All undergraduate students at the University of Wisconsin–Madison are required to fulfill a minimum set of common university general education requirements to ensure that every graduate acquires the essential core of an undergraduate education. This core establishes a foundation for living a productive life, being a citizen of the world, appreciating aesthetic values, and engaging in lifelong learning in a continually changing world. Various schools and colleges will have requirements in addition to the requirements listed below. Consult your advisor for assistance, as needed. For additional information, see the university Undergraduate General Education Requirements section of the Guide.

General Education
  • Breadth—Humanities/Literature/Arts: 6 credits
  • Breadth—Natural Science: 4 to 6 credits, consisting of one 4- or 5-credit course with a laboratory component; or two courses providing a total of 6 credits
  • Breadth—Social Studies: 3 credits
  • Communication Part A & Part B *
  • Ethnic Studies *
  • Quantitative Reasoning Part A & Part B *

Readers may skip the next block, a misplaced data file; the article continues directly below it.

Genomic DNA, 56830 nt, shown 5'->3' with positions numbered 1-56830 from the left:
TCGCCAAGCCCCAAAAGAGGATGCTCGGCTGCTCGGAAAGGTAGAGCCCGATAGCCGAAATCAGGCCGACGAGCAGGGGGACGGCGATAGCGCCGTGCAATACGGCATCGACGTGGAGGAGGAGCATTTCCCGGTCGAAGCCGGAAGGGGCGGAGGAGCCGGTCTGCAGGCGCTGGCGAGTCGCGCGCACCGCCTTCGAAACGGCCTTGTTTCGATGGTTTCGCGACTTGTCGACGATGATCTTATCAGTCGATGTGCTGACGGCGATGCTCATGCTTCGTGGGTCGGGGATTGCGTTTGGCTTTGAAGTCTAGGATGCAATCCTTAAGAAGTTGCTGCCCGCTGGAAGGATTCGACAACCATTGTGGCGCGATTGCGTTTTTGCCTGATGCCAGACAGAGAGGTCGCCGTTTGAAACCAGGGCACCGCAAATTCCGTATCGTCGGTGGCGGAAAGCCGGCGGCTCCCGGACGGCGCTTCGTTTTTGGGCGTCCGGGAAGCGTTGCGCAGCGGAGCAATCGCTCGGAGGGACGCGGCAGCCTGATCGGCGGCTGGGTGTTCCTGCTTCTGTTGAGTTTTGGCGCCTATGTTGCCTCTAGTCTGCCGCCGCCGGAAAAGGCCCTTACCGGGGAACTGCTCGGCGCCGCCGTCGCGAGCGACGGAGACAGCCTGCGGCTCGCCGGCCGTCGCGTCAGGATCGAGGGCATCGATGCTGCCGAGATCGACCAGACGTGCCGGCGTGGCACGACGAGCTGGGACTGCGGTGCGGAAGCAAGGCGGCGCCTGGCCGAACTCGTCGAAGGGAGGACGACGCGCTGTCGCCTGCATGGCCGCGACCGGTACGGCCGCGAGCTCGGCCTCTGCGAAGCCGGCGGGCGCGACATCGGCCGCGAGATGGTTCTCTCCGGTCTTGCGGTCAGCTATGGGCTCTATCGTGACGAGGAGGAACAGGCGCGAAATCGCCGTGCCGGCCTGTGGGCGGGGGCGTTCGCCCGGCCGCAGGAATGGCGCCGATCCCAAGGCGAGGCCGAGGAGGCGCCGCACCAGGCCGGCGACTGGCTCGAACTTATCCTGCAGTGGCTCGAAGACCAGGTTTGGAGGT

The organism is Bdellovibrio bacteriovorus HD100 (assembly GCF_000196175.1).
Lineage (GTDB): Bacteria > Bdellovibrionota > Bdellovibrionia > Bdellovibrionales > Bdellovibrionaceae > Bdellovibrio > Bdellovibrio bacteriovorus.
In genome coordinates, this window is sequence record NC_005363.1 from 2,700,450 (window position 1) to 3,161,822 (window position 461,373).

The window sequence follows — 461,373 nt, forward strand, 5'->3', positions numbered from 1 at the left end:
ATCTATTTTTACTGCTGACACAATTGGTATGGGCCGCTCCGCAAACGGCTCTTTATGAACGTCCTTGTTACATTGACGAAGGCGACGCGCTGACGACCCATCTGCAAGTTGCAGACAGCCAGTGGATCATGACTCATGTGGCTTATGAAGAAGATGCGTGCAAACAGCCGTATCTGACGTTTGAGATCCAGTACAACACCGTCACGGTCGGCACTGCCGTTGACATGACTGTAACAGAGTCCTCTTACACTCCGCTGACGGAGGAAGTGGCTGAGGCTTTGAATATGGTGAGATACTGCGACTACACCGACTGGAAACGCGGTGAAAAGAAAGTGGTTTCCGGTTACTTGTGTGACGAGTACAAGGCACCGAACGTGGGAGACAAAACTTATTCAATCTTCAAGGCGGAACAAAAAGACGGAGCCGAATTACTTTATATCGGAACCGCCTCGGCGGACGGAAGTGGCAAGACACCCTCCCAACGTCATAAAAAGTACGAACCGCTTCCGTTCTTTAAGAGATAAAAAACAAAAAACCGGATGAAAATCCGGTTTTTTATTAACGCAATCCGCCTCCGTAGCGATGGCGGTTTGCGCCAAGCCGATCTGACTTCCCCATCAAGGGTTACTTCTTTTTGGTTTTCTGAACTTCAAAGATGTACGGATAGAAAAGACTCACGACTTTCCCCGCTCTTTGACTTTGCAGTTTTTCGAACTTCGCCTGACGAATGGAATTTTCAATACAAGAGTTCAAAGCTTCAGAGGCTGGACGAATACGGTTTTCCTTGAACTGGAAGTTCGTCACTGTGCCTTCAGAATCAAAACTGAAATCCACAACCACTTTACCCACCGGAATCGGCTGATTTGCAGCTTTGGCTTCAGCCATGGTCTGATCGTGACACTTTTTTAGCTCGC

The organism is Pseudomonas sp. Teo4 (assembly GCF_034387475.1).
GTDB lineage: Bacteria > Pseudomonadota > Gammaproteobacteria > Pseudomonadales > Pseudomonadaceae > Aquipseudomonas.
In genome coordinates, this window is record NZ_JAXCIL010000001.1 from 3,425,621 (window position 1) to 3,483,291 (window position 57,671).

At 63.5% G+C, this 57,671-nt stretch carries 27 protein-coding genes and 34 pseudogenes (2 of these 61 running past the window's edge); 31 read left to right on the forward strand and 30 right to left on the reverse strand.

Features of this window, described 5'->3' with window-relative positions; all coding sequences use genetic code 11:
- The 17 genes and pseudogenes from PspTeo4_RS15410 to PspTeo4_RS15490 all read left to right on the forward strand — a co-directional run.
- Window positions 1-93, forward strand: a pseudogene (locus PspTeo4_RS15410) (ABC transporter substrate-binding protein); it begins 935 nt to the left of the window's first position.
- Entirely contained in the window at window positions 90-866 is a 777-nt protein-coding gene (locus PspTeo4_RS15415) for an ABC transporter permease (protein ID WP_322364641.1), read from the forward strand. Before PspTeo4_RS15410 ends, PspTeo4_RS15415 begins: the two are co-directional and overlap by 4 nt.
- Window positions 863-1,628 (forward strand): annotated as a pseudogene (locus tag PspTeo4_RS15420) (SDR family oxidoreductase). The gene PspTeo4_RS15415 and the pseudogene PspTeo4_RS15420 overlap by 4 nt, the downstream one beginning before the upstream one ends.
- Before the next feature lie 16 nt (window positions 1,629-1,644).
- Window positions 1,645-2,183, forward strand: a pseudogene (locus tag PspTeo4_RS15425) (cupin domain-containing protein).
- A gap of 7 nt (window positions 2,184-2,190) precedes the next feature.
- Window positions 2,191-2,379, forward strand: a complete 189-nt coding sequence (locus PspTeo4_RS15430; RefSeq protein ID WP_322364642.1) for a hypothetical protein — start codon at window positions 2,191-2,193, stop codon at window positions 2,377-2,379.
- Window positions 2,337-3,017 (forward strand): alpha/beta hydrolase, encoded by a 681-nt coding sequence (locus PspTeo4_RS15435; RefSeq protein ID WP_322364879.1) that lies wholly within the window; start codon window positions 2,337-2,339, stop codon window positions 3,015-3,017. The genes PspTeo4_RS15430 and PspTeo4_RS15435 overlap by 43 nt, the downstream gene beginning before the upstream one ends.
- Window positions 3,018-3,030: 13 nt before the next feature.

* The mortarboard symbol appears before the title of any course that fulfills one of the Communication Part A or Part B, Ethnic Studies, or Quantitative Reasoning Part A or Part B requirements.

College of Letters & Science Breadth and Degree Requirements: Bachelor of Science (B.S.)

Students pursuing a bachelor of science degree in the College of Letters & Science must complete all of the requirements below. The College of Letters & Science allows this major to be paired with either a bachelor of arts or a bachelor of science curriculum. View a comparison of the degree requirements here.

Bachelor of Science DEGREE REQUIREMENTS

Mathematics Two (2) 3+ credits of intermediate/advanced level MATH, COMP SCI, STAT